2020 Poetry Awards: Interview with Charlie C Petch

Charlie C Petch is the winner of the 2020 Sheri-D Wilson Golden Beret Award from the League of Canadian Poets.

Find out more about Charlie’s poetry and process below.

LCP: What does poetry mean to you?

CP: For me, poetry is authenticity, a vehicle for change, for growth, play, escape, and nurturing community.

LCP: Who has had a major impact on your poetry career?

CP: Lillian Allen’s advocacy is a major reason why spoken word has gotten the support and recognition it currently has. We all owe a lot of gratitude to her. She continually makes sure poets are also given good instruction from ever increasingly legit institutions like her Spoken Word/Creative Writing BA with the Ontario College of Art & Design. She’s the reason the League has changed criteria for non-page poets and the excellent albums she’s put out into the world have really shown how music and poetry truly belong together. She’s a real inspiration as a leader and a creator.

LCP: Who is an up-and-coming poet that you are excited about?

CP: I am so excited for Nisha Patel’s upcoming poetry collection with NeWest Press in Spring 2021. Ever since I first came across her work when she competed with the Edmonton Poetry Slam Team, I’ve been a very big fan. It’s been amazing to watch her rise and grow in confidence and ability. She’s also making a lot of pathways for youth, south asian and other BIPOC poets. I love a poet who uses their platform to raise others up around them and Nisha is excellent at this.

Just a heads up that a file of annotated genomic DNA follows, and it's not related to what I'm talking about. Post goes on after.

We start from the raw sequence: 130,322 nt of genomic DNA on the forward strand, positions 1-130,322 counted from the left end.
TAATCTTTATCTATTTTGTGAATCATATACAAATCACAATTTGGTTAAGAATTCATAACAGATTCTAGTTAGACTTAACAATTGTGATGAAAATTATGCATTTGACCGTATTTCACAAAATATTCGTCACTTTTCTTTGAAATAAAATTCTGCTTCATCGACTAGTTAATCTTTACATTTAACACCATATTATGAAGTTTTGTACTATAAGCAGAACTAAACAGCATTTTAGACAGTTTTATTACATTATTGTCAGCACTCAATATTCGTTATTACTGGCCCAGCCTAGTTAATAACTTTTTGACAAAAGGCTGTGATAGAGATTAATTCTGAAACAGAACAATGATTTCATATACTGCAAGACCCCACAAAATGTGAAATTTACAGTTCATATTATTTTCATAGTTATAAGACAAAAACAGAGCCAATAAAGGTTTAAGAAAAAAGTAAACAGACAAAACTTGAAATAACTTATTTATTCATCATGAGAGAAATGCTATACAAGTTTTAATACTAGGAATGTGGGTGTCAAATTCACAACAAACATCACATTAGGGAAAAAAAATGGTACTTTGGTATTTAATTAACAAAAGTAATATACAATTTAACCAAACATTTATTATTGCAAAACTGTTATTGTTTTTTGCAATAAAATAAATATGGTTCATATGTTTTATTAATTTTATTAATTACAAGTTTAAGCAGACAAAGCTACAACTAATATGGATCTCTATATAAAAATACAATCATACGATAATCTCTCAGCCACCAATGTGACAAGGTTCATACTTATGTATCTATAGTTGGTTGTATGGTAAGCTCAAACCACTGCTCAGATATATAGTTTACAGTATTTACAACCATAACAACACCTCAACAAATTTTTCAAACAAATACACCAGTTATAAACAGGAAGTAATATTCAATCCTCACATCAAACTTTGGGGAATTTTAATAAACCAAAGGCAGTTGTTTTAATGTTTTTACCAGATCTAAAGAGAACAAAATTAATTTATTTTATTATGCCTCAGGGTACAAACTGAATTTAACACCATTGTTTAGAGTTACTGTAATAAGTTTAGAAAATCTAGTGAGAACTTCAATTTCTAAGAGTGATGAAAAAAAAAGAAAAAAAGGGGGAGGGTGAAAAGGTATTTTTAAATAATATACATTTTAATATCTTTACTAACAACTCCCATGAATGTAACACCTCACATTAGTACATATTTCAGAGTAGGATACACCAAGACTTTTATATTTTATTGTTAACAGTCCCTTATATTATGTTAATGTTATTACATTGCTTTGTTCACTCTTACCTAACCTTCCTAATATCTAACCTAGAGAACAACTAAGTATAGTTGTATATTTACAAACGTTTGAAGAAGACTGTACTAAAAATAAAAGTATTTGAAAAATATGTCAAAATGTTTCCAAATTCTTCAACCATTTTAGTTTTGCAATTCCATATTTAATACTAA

Locally [Toronto], I’m very excited about Tyler Pennock’s collection “Bones” with Brick Books. I heard their work a few times at open mics and I was like “please come back and like maybe write a book so I can read more of your work” and my wish came true. Tyler is so funny, honest and unflinching. I was looking forward to her launch, and hope to be in his audience before too long so I can get my book signed.

LCP: How are you handling pandemic and your poetry work?

CP: I ran a group for April to do a 30/30 prompting/writing session that went well. It was really low stakes because, well, pandemic, also I like to welcome people to perform at their own pace. I’m readying myself to go through the editing process for my collection and very excited for this. Currently my roommate is back home being an auntie for a few months, so I’ve turned my living room into a sound and writing studio. I’m creating music and poetry pieces, and just enjoying the escape of it. I’ve also joined a weekly page poetry workshop group and they’re really helping me. It’s a funny crossover going from spoken word to seeing the form on the page. Still a very new territory, but I’ve seen a lot of great editing techniques in some of my fellow colleagues’ books, like Jillian Christmas’ “The Gospel of Breaking”.

LCP: What are your next steps?

CP: I have a libretto called “Medusa’s Children” coming out with Opera QTO when the pandemic restrictions are over. I’m currently writing a spoken word theatre piece called “Everything I needed to know about Emergency Response I learned as a Hot Dog Vendor in Downtown Toronto – A De-escalation Technique.” (working title) and my full length poetry book is coming out with Brick Books in Fall 2021. Hot Damn It’s a Queer Slam is back in full swing with online programming as well.